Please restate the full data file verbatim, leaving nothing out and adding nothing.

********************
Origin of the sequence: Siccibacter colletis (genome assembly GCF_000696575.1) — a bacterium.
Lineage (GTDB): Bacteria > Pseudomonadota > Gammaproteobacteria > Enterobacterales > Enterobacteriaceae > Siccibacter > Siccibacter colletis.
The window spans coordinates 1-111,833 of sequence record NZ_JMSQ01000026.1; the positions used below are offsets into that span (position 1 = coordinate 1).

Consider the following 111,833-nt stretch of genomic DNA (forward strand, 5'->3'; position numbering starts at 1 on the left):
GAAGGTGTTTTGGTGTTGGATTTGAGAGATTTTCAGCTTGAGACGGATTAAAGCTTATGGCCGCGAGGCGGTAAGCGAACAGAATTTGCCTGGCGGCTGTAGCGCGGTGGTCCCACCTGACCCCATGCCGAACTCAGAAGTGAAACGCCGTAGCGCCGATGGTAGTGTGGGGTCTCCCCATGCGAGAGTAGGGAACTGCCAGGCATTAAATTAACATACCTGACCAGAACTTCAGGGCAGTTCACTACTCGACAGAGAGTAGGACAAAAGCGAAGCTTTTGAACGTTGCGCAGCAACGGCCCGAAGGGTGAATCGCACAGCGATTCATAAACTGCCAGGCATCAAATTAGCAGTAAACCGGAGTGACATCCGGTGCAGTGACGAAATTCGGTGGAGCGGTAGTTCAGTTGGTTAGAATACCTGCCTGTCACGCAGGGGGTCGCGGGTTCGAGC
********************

Origin of the sequence: Siccibacter colletis (genome assembly GCF_000696575.1) — a bacterium.
Lineage (GTDB): Bacteria > Pseudomonadota > Gammaproteobacteria > Enterobacterales > Enterobacteriaceae > Siccibacter > Siccibacter colletis.
The window spans coordinates 1-111,833 of sequence record NZ_JMSQ01000026.1; the positions used below are offsets into that span (position 1 = coordinate 1).

Consider the following 111,833-nt stretch of genomic DNA (forward strand, 5'->3'; position numbering starts at 1 on the left):
GAAGGTGTTTTGGTGTTGGATTTGAGAGATTTTCAGCTTGAGACGGATTAAAGCTTATGGCCGCGAGGCGGTAAGCGAACAGAATTTGCCTGGCGGCTGTAGCGCGGTGGTCCCACCTGACCCCATGCCGAACTCAGAAGTGAAACGCCGTAGCGCCGATGGTAGTGTGGGGTCTCCCCATGCGAGAGTAGGGAACTGCCAGGCATTAAATTAACATACCTGACCAGAACTTCAGGGCAGTTCACTACTCGACAGAGAGTAGGACAAAAGCGAAGCTTTTGAACGTTGCGCAGCAACGGCCCGAAGGGTGAATCGCACAGCGATTCATAAACTGCCAGGCATCAAATTAGCAGTAAACCGGAGTGACATCCGGTGCAGTGACGAAATTCGGTGGAGCGGTAGTTCAGTTGGTTAGAATACCTGCCTGTCACGCAGGGGGTCGCGGGTTCGAGC